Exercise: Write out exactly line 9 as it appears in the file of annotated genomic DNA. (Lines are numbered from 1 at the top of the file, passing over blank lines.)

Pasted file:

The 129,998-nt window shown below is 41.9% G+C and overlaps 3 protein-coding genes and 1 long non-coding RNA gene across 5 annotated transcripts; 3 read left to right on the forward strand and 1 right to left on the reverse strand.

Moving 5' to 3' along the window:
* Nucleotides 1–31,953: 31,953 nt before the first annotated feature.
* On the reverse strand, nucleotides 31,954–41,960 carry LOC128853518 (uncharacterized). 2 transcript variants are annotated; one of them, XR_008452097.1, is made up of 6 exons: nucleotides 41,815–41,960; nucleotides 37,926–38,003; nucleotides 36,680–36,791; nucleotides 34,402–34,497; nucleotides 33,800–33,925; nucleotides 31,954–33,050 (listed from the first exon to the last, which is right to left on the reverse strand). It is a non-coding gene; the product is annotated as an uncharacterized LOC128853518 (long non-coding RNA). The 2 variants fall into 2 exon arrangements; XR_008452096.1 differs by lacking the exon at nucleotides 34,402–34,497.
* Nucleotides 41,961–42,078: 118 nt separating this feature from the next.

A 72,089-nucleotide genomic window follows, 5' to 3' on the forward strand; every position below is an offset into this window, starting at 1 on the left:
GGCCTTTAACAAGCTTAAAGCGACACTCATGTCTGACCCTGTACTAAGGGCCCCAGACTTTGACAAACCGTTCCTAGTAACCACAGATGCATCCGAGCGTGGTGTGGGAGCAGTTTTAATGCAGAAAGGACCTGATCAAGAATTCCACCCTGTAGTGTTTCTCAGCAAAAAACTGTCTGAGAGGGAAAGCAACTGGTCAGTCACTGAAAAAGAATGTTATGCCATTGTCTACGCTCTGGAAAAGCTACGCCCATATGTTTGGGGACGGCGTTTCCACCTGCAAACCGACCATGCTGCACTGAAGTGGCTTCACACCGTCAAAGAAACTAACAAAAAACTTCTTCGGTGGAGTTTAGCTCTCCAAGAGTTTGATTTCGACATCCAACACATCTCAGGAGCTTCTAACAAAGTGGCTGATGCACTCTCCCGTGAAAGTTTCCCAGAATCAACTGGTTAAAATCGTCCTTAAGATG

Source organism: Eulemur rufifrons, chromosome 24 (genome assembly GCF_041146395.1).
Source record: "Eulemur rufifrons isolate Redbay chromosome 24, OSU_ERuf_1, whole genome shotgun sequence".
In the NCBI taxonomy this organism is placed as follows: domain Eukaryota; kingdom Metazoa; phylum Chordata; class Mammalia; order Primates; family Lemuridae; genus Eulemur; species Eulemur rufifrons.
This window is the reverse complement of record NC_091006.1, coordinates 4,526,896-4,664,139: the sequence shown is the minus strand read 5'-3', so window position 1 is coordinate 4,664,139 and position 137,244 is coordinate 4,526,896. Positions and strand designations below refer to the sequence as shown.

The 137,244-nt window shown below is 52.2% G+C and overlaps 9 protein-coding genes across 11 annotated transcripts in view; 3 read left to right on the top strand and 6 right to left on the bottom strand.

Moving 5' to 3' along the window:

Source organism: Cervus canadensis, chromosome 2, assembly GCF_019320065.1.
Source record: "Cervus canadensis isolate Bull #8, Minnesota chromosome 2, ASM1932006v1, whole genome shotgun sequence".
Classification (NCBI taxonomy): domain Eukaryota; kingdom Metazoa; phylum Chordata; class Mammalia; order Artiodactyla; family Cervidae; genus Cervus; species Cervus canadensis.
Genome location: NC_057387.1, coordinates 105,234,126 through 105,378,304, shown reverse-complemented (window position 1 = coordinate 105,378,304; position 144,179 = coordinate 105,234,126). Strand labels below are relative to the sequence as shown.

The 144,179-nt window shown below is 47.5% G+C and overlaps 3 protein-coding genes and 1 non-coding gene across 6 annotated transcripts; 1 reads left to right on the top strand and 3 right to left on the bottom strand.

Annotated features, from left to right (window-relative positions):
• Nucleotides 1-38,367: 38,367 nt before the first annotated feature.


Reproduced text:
Source record: "Eulemur rufifrons isolate Redbay chromosome 24, OSU_ERuf_1, whole genome shotgun sequence".